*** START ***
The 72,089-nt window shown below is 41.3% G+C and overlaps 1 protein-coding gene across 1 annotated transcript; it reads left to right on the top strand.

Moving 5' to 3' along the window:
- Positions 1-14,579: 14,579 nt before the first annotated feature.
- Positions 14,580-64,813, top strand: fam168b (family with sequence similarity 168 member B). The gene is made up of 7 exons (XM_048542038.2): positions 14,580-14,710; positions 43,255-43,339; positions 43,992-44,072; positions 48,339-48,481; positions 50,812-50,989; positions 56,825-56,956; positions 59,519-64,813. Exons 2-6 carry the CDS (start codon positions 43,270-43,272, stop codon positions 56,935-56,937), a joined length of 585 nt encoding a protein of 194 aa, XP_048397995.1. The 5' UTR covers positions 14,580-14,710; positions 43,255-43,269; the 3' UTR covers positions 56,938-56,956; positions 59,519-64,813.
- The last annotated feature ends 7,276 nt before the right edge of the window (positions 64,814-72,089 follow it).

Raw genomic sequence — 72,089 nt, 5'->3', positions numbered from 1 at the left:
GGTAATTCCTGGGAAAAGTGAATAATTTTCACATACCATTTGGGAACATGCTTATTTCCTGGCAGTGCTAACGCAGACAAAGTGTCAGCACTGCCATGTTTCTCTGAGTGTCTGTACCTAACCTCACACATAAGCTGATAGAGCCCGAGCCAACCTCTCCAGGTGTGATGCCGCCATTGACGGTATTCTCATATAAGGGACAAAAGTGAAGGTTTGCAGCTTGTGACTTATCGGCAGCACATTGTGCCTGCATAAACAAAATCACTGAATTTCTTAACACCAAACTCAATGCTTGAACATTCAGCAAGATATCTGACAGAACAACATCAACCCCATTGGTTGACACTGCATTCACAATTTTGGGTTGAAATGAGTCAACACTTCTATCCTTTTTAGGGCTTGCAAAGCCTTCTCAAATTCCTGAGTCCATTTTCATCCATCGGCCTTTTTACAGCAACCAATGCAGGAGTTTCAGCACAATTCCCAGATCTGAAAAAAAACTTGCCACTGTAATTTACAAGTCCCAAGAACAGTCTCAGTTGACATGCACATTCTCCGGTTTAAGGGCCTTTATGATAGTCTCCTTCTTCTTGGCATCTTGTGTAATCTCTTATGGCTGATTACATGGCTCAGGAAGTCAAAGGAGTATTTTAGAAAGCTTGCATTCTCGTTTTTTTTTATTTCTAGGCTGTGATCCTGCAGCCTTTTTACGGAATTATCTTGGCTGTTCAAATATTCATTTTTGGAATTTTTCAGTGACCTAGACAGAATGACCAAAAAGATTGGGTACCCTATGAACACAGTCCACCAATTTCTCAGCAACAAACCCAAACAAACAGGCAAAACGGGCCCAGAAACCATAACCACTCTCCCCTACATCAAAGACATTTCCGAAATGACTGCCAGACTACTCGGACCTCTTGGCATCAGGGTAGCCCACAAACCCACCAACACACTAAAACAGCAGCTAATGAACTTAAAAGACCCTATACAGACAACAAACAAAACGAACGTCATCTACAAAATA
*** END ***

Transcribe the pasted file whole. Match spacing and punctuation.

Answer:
The 72,089-nt window shown below is 41.3% G+C and overlaps 1 protein-coding gene across 1 annotated transcript; it reads left to right on the top strand.

Moving 5' to 3' along the window:
- Positions 1-14,579: 14,579 nt before the first annotated feature.
- Positions 14,580-64,813, top strand: fam168b (family with sequence similarity 168 member B). The gene is made up of 7 exons (XM_048542038.2): positions 14,580-14,710; positions 43,255-43,339; positions 43,992-44,072; positions 48,339-48,481; positions 50,812-50,989; positions 56,825-56,956; positions 59,519-64,813. Exons 2-6 carry the CDS (start codon positions 43,270-43,272, stop codon positions 56,935-56,937), a joined length of 585 nt encoding a protein of 194 aa, XP_048397995.1. The 5' UTR covers positions 14,580-14,710; positions 43,255-43,269; the 3' UTR covers positions 56,938-56,956; positions 59,519-64,813.
- The last annotated feature ends 7,276 nt before the right edge of the window (positions 64,814-72,089 follow it).

Raw genomic sequence — 72,089 nt, 5'->3', positions numbered from 1 at the left:
GGTAATTCCTGGGAAAAGTGAATAATTTTCACATACCATTTGGGAACATGCTTATTTCCTGGCAGTGCTAACGCAGACAAAGTGTCAGCACTGCCATGTTTCTCTGAGTGTCTGTACCTAACCTCACACATAAGCTGATAGAGCCCGAGCCAACCTCTCCAGGTGTGATGCCGCCATTGACGGTATTCTCATATAAGGGACAAAAGTGAAGGTTTGCAGCTTGTGACTTATCGGCAGCACATTGTGCCTGCATAAACAAAATCACTGAATTTCTTAACACCAAACTCAATGCTTGAACATTCAGCAAGATATCTGACAGAACAACATCAACCCCATTGGTTGACACTGCATTCACAATTTTGGGTTGAAATGAGTCAACACTTCTATCCTTTTTAGGGCTTGCAAAGCCTTCTCAAATTCCTGAGTCCATTTTCATCCATCGGCCTTTTTACAGCAACCAATGCAGGAGTTTCAGCACAATTCCCAGATCTGAAAAAAAACTTGCCACTGTAATTTACAAGTCCCAAGAACAGTCTCAGTTGACATGCACATTCTCCGGTTTAAGGGCCTTTATGATAGTCTCCTTCTTCTTGGCATCTTGTGTAATCTCTTATGGCTGATTACATGGCTCAGGAAGTCAAAGGAGTATTTTAGAAAGCTTGCATTCTCGTTTTTTTTTATTTCTAGGCTGTGATCCTGCAGCCTTTTTACGGAATTATCTTGGCTGTTCAAATATTCATTTTTGGAATTTTTCAGTGACCTAGACAGAATGACCAAAAAGATTGGGTACCCTATGAACACAGTCCACCAATTTCTCAGCAACAAACCCAAACAAACAGGCAAAACGGGCCCAGAAACCATAACCACTCTCCCCTACATCAAAGACATTTCCGAAATGACTGCCAGACTACTCGGACCTCTTGGCATCAGGGTAGCCCACAAACCCACCAACACACTAAAACAGCAGCTAATGAACTTAAAAGACCCTATACAGACAACAAACAAAACGAACGTCATCTACAAAATA